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The December 5, 2005 front page of The Daily Texan
|Owner(s)||The University of Texas|
|Publisher||Texas Student Media|
The Daily Texan is the student newspaper of the University of Texas at Austin. It is one of the largest college newspapers in the United States, with a daily circulation of roughly 12,000 during the fall and spring semesters, and it is among the oldest student newspapers in the South.
The Texan is entirely student-run and independent from the university, although its operations are overseen by Texas Student Media, an entity with faculty, student, and newspaper industry representatives.
The paper has won more national, regional and state awards than any other college newspaper in America and counts 25 Pulitzer Prize winners among its former staffers.
The Texan's origins date back to October 1900, with the merger of two privately owned weekly newspapers, The Ranger (est. 1897) (which had succeeded The Alcalde, which published from 1895-1897) and The Ranger and the Calendar (1889-1900). In 1902 The Texan was taken over by the Student Association. From 1900-1907, the newspaper came out weekly; and from 1907-1913 The Texan was published semiweekly. In 1913, the student body voted to publish the paper each weekday, and The Daily Texan was born on September 24, 1913.
In 2008, The Daily Texan was one of three student newspapers that owned and operated its own printing press. Originally acquired in 1973 for US$222,000 (US$1,080,606 adjusted), the press was put on the market in 2009. In May 2009, the Austin American-Statesman began printing The Daily Texan. As of October 2019, New Braunfels Herald-Zeitung prints and distributes the papers.
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Historically, writers for the Daily Texan have be paid much less than the minimum wage. Most Journalism students - who are in the same complex - can't contribute to the Texan due to their course workload and the poor pay offered by the Texan. Historically, the position of editor of The Daily Texan has been elected. The logic of an elected editor historically has been based on the newspaper's having been founded and owned by students and then given over to the student body. More recently, it has been argued[by whom?] that because students were compelled to fund the paper through the payment of mandatory student service fees, they should have some say in the paper's overall direction. In addition, the elected editor has been seen[by whom?] as a way to protect the paper from institutional censorship from the university. Since the student body selects the editor of the paper, this ensures that the university administration cannot install an editor sympathetic to its views and thereby control the content of the newspaper.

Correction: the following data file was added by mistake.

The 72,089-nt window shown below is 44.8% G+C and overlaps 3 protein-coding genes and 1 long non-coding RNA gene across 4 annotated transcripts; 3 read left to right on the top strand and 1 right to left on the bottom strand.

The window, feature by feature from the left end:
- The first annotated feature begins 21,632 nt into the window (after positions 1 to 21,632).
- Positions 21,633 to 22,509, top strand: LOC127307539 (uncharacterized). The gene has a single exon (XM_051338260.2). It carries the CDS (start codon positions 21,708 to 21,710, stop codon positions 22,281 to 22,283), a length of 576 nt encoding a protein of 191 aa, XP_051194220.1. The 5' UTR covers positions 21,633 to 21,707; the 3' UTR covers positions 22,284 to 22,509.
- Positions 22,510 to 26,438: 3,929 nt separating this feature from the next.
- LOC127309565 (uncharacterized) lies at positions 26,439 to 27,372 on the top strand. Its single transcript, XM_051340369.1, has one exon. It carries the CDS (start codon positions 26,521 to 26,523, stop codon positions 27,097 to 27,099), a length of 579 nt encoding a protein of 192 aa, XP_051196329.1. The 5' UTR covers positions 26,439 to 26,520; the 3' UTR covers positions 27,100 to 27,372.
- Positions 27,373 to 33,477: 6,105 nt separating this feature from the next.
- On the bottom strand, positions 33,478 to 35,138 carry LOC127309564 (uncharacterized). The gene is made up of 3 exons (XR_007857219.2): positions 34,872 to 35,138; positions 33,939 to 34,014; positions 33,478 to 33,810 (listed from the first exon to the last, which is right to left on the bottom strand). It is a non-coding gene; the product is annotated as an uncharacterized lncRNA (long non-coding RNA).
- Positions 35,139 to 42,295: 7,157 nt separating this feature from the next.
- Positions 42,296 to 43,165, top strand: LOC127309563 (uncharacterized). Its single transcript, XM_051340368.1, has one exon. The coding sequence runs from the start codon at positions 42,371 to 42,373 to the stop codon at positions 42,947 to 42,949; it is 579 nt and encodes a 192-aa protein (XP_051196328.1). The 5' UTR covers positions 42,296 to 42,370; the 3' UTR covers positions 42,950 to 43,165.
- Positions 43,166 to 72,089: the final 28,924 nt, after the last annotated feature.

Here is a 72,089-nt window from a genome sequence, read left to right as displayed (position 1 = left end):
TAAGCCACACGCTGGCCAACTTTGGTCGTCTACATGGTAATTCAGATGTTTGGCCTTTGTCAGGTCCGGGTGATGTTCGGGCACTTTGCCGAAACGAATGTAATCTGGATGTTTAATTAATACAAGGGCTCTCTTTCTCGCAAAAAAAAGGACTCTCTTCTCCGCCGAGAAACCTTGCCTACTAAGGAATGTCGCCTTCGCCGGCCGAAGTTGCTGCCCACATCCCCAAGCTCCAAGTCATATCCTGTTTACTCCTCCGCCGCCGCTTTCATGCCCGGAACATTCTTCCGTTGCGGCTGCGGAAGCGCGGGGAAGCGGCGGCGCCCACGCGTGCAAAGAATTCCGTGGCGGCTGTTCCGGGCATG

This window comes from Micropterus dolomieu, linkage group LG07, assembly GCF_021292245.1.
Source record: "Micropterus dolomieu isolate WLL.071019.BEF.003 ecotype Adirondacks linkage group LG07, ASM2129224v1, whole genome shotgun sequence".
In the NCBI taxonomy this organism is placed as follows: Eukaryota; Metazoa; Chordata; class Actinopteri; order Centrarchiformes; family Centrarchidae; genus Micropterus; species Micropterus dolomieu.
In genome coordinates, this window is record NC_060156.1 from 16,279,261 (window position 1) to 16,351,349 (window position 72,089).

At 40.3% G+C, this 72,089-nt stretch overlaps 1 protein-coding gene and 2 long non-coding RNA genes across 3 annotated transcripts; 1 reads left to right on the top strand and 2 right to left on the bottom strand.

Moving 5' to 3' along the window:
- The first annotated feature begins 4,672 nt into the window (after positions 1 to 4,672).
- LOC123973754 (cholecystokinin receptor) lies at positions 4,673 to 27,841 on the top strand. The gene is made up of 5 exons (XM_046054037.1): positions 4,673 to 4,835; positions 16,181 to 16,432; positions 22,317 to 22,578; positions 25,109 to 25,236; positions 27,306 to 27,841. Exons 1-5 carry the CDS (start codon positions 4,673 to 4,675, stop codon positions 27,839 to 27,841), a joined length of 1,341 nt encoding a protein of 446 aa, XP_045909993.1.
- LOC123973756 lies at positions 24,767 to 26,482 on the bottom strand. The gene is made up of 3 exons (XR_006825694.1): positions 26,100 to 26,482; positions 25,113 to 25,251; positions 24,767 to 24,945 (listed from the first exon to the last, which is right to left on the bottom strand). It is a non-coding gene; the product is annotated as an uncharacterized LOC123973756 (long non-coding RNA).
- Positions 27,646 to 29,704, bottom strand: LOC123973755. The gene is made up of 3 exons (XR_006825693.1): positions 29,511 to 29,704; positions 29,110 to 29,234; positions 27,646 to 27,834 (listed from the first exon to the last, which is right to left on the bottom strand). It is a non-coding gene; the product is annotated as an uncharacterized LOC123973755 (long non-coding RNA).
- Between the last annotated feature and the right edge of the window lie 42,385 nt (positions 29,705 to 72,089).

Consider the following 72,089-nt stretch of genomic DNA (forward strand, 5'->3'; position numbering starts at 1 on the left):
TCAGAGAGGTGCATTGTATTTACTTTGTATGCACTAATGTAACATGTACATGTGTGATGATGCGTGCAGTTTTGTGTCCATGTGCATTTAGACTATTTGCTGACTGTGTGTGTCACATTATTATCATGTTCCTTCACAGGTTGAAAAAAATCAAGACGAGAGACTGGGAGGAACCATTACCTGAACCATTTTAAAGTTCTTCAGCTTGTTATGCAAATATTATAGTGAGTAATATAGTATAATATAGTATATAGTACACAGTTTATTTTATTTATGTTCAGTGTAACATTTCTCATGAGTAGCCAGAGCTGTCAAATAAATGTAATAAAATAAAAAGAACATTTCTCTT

In modern times[when?], editorial candidates have been screened by the Texas Student Publications Board (now known as Texas Student Media), an entity with faculty, student, and newspaper industry representatives. The TSM Board publishes a handbook which sets forth the requirements an editorial candidate must meet before his or her name may be placed on the ballot. The board has been resistant to the idea of an elected editor and has made several attempts to convert the position to an appointed one. The most recent attempt, led by the board president, was in 2005.
The TSM Board currently appoints the managing editor, who oversees the daily operation of the paper while the elected editor generally stewards the editorial page. However, the elected editor retains the final say over the content of the newspaper.
The Texan has won many prestigious awards, including the Associated Collegiate Press' "Pacemaker Award" in 1965, 1969, 1971 and 1985, and the Columbia Scholastic Press' Gold Crown Award in 1984, 1985, 1989, 1990, 1991, 1993, 1994, 1995, 1997, 2005 and 2006. Most recently the Texan won TAPME's Newspaper of the Year Award for 2015.
A number of comic artists who began at the Texan have gone on to attain commercial success. The most notable of these are Chris Ware, creator of Jimmy Corrigan, the Smartest Kid on Earth; Berkeley Breathed, creator of Academia Waltz, the predecessor to Bloom County; and Robert Rodriguez, director of Sin City. Hepcats by Martin Wagner and Eyebeam by Sam Hurt also found continued success after their creators left the University of Texas at Austin.